Chloe’s Creative Journey with Vision Loss
Chloé Duplessis is a legally blind digital collage artist in Denver, Colorado. At 39 years old, Chloé was diagnosed with Stargardt disease, which was a pivotal point in her creative journey to becoming a full-time artist and owner of Duplessis Art.
Chloé Duplessis is a legally blind digital collage artist living in Colorado with her husband of 12 years and their five-year-old daughter. Her journey to becoming a full-time artist and owner of Duplessis Art wasn't necessarily a straightforward path, but she's grateful for what brought her to where she is now.
Growing up in Louisiana, Chloé was very aware and sensitive to blindness and vision loss, as her mother has retinitis pigmentosa (RP). She visited the eye doctor yearly for check-ups but never had any issues with her eyesight. When she was in her 20s, Chloé recalled noticing some blurry vision at the end of the day, but she attributed it to her eyes being tired from the long hours she routinely put in as an executive assistant in the mayor's office in her hometown of Shreveport. So, although she was familiar with RP, she had never heard of Stargardt disease until she was diagnosed about four years ago.
At 39 years old, when Chloé went in for her yearly eye exam, her doctor noticed some flecks on her retina scan, so he sent her to a specialist who confirmed she has Stargardt disease. Stargardt disease is typically diagnosed in adolescence, but that was obviously not the case for Chloé.
Although this news was a lot to process for Chloé, she recognized her diagnosis was a pivotal point in her creative journey. Chloé has always loved and created art, starting in photography in her 20s and making physical collages in her 30s. In those days, Chloé viewed making art as a form of artistic expression and a creative way to manage stress.
Once diagnosed with Stargardt disease, Chloé took time to meditate and reflect on her life. And as upsetting as the diagnosis was, she couldn't help but feel immense gratitude for the time she has had with her sight. She also realized her sight has only been one aspect of her experiences.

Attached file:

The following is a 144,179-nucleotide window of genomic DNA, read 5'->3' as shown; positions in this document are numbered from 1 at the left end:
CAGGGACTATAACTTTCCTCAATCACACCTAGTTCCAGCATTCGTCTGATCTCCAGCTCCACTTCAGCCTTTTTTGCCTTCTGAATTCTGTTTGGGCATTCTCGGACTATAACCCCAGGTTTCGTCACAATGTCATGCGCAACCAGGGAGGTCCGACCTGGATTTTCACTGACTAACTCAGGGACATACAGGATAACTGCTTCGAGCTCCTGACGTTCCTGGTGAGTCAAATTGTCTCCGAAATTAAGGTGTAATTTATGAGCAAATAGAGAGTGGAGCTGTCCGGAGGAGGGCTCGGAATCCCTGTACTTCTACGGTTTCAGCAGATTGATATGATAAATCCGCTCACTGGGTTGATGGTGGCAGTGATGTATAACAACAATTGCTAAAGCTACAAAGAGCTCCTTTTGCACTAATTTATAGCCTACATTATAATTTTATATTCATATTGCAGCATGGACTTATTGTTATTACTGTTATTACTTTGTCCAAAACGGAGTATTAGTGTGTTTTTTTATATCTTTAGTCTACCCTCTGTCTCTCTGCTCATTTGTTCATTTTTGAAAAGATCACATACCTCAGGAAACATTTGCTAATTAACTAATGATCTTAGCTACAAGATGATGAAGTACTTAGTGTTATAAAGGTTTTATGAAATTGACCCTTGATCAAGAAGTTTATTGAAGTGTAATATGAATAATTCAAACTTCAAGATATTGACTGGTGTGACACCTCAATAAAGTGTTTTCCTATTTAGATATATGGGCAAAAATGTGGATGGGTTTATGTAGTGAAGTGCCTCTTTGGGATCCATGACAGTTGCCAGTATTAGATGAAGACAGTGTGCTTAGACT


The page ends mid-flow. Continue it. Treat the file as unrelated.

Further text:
"I thought everything I had worked to build in my life, and especially my career required my sight," says Chloé. "I had been creating art on the side for 15 years, but once I got my diagnosis, I decided to lean into my art full-time. I remember telling my husband, "Now is the time to do this," and I became even more focused."
Around the same time as her diagnosis, Chloé and her family were also planning a big move from Louisiana to Colorado. So in 2019, they relocated to Denver, and Chloé started working on her art full-time and founded the internationally recognized art practice, Duplessis Art. As her vision began to decline, Chloé shifted to graphic design and creating digital collages, filling her work with vibrant and high-contrast colors. Over the last two years, she hasn't stopped once, doing seven art shows, traveling outside the country twice, and making national news.
"I credit my art success to my faith and to my belief that life is happening for you, no matter how challenging it seems," says Chloé. "When life hands me a challenge, I just shift my energy and think about what I can learn from the experience. I acknowledge the fact that I am still physically living, so I have work to do, and I lean into the bright spots in my life."
With her central vision declining more and her sight fluctuating daily, Chloé uses her computer or tablet to zoom in and focus on what she's creating. Now, much of Chloé's art is centered around creating work that elevates the importance of equity and accessibility.
Since launching her art business, Chloé has also created two large pieces for the city of Denver. Last year, Chloé collaborated with half-deaf painter Valerie Rose to create an accessible mural in downtown Denver. Then the Denver Elections Division reached out to Chloé, asking her to design the city's "I Voted" sticker for 2022.
"I immediately saw the impact this could have not only for those navigating low vision and blindness but for those that are hearing impaired as well," says Chloé. "So, I told them I wanted the sticker to have Braille on it, use low vision friendly colors, and also to have some aspect of American Sign Language."
The Denver Elections Division approved her design, and now Denver (the city and county) is the very first in the country to have an "I Voted" sticker for voters that is accessible and inclusive for the low vision/blind and deaf communities.
Chloé's already planning her shows for next year, and the theme is "Vibrant Accessibility." Every show she'll do next year will encourage people to rethink what it means to be disabled.
"Every season in our lives has value," says Chloé. "Honestly, if I had not received my diagnosis with Stargardt disease, I may not have taken that leap into art full-time. In a way, my diagnosis was the permission I needed to pursue my passion. But remember, you don't need a diagnosis or a life-altering experience to prompt you to follow your heart. It's a choice. Just choose to show up and lean in."